Arthur, Alfred & Plague Asylum
Winchester having been the 5th century Camelot, Merlin the Magician is said to have wandered aimlessly across the Hampshire and Berkshire Downs during his many periods of madness. He passed by Ashbury one day and turned a whole field of sheep to stone. These Grey Wethers still litter the roadside below Kingston Down. (They are actually erratics carried along by prehistoric glaciers.)
Kingston and Odstone are the two most eastern strips of Ashbury parish. Odstone, though originally the more important, has however now lost its village. In the time of the Domesday Survey (1086) its 18 smallholders and 5 slaves would have lived around Odstone Farm, but the medieval population slowly deserted the place until there was eventually no-one left. Kingston Winslow itself has barely survived. It is a newer settlement, not mentioned in Domesday, and now hardly distinguishable from adjoining Ashbury. Kingston and its Down derive from 'King’s Town (ie Farm)' and has nothing whatsoever to do with King Alfred whose so called 'castle' lies just behind Ashdown Park. Some Victorian historians believed the King to have mustered his troops here prior to the famous Battle of Ashdown which was said to have taken place within the park that still bears its name. But the name Alfred’s Castle first appears in 1828!
Ashbury was in fact the original name of Alfred's Castle which has been transferred to the village. It means 'Ash Tree covered Fort'. It is an Iron Age Hillfort which was reused in Roman times to enclose a Roman villa. Even older is the unenclosed late Bronze Age settlement on Tower Hill. This was partially excavated after an amazing hoard of bronze axes and other metalwork was discovered on the site by a local school-teacher whilst walking her dog. The hoard had been buried under the porch of a Bronze Age round house, but it was not clear if this was some sort of ritual dedication, as found at boundaries of this period elsewhere, or just hidden for recovery later. Several other round houses were found and square granaries on stilts to protect them from vermin. Thus, this was a farming community, though there were also indications of industrial activity, with the metal axes probably being processed on site.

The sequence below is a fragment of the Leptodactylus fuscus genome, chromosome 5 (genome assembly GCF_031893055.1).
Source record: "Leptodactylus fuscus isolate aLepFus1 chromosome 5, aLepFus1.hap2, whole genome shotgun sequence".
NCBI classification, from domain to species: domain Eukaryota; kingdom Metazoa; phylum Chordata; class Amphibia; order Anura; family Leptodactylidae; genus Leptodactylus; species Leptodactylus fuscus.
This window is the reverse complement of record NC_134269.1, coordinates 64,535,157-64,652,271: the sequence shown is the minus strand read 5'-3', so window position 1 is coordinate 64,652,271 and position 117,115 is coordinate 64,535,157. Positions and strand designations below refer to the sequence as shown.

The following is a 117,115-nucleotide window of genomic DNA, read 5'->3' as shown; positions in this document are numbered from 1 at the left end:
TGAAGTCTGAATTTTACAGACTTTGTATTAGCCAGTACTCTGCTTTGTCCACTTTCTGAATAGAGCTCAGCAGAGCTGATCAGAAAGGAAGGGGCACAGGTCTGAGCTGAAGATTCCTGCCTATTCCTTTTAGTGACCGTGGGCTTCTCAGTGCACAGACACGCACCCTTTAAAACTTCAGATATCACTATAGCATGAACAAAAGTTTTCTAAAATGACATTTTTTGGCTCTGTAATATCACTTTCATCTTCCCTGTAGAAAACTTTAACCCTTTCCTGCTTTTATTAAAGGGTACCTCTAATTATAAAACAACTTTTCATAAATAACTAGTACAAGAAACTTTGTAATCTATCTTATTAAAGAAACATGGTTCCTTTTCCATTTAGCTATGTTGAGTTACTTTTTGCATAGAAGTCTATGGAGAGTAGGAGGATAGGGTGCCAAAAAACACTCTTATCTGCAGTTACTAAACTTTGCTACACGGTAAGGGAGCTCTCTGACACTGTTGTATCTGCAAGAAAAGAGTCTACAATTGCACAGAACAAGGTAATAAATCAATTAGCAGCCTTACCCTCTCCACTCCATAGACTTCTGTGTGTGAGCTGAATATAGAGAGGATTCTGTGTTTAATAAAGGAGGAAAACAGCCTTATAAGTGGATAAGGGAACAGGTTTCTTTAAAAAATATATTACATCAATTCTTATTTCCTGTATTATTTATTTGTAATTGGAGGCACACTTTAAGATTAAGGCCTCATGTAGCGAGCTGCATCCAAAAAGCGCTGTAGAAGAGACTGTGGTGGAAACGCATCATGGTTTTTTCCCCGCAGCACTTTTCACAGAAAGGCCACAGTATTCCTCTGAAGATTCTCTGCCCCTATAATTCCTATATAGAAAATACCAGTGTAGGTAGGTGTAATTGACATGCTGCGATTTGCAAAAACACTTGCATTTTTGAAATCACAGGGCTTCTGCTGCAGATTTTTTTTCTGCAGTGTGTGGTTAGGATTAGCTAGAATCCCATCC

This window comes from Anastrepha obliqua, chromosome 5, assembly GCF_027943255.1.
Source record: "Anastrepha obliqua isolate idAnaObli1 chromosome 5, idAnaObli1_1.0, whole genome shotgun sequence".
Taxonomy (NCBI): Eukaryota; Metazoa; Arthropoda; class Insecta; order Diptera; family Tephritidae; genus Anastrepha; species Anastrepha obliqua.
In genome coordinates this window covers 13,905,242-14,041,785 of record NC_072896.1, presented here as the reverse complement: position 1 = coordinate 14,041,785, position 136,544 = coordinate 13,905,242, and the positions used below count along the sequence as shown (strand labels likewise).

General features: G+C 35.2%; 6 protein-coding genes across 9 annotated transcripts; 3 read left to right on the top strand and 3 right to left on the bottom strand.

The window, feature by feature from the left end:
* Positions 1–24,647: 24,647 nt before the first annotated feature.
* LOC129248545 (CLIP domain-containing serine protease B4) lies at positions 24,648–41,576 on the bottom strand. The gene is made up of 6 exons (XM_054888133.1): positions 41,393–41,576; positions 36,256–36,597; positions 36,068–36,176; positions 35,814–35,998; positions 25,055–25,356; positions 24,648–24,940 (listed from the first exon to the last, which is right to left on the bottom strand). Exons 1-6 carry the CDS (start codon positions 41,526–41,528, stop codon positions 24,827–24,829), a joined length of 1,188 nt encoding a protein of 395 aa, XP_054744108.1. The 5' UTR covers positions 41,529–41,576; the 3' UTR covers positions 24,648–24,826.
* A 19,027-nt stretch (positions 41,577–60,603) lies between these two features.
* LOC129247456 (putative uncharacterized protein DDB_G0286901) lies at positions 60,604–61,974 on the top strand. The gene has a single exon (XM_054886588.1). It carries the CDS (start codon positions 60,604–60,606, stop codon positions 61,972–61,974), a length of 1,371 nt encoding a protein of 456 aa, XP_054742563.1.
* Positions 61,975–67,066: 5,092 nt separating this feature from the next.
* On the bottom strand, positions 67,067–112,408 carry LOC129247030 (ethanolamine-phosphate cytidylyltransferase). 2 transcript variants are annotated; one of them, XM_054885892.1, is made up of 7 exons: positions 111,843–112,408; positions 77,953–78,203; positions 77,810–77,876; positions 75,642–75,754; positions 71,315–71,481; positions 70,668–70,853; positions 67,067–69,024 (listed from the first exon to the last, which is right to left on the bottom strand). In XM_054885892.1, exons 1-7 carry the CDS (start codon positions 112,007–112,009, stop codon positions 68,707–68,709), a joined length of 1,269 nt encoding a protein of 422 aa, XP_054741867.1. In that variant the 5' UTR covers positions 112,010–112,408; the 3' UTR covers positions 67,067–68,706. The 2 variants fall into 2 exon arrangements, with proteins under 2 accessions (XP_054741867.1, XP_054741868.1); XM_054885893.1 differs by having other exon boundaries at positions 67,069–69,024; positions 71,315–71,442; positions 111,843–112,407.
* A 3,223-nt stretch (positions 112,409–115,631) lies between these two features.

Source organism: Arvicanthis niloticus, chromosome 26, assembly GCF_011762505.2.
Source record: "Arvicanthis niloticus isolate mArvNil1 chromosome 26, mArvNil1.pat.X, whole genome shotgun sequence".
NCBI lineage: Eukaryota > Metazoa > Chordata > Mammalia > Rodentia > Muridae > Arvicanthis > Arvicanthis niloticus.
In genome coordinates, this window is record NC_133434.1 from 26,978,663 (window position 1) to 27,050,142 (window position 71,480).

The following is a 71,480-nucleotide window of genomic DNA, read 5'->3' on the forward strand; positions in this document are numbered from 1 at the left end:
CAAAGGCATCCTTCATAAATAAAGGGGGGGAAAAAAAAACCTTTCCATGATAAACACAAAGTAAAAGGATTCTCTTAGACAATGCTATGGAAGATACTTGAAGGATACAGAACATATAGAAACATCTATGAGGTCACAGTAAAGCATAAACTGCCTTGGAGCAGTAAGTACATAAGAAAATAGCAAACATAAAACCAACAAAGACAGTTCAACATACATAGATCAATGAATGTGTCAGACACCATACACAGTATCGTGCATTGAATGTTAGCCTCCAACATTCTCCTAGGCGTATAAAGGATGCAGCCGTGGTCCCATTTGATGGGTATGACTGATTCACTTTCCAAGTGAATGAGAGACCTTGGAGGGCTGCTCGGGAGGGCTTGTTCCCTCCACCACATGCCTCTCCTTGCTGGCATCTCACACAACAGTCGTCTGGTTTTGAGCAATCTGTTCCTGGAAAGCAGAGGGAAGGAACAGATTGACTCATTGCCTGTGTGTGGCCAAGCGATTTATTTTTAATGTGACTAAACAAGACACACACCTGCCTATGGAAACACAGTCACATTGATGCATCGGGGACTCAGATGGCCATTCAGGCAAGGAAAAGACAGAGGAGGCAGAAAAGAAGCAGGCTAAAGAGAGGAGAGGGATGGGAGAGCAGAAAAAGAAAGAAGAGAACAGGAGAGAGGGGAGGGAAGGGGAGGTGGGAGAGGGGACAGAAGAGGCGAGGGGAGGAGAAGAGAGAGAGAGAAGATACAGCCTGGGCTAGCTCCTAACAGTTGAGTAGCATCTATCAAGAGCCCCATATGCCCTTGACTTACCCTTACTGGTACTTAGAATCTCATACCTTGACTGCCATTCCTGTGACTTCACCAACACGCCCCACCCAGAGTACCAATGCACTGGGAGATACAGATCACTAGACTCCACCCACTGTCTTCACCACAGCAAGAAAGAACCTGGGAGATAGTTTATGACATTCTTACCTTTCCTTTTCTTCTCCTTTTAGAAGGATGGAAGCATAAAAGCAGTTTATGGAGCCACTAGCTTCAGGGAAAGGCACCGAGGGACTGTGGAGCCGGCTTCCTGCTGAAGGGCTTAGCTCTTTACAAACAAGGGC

A group of sarsen stones on the west side of the churchyard are said to have been part of a stone circle which once surrounded the village, much like Avebury in Wiltshire. Ashbury Church was a Saxon Minster. The first Sunday School in the country was started in the nave by Rev. Thomas Stock in 1777. The Old rectory was attacked by Cromwell’s forces during the Civil war and severely damaged, though the church seems to have escaped. Just north of the village, at Chapel Wick, a medieval moat shows where a small chapel was built in 1220. Not far away is the Manor House, often known as Chapel Manor because there is a small oratory over the porch. It was a stone grange of Glastonbury Abbey, built about 1488 (as indicated by an inscription in the rebuilt porch) for Abbot Selwood (1457-93) within a small moat. Glastonbury stonemasons & carpenters probably came up from Somerset to undertake the work. It was replaced by Ashdown Park as the Lord’s seat in 1665.
Ashdown Park was originally a deer park, called Aysham, created by the Abbot of Glastonbury. Stretches of the medieval park pale can still be traced just south of the modern estate. During the time of the Great Plague of London (1665), legend says Lord Craven barely escaped the city with his life. Exhausted, his horse rode on with his Lordship slumped in his saddle, until it reached this lonely spot on the Berkshire Down. Lord Craven was so taken with the place that a decided to build a house here for the great love of his life, Princess Elizabeth, the Winter Queen of Bohemia. It became a hunting lodge to Hampstead Park (Hamstead Marshall). But the Queen was never to see it completed. Ashdown is now owned by the National Trust.
|© Nash Ford Publishing 2004. All Rights Reserved. This location is now administered by Oxfordshire County Council.|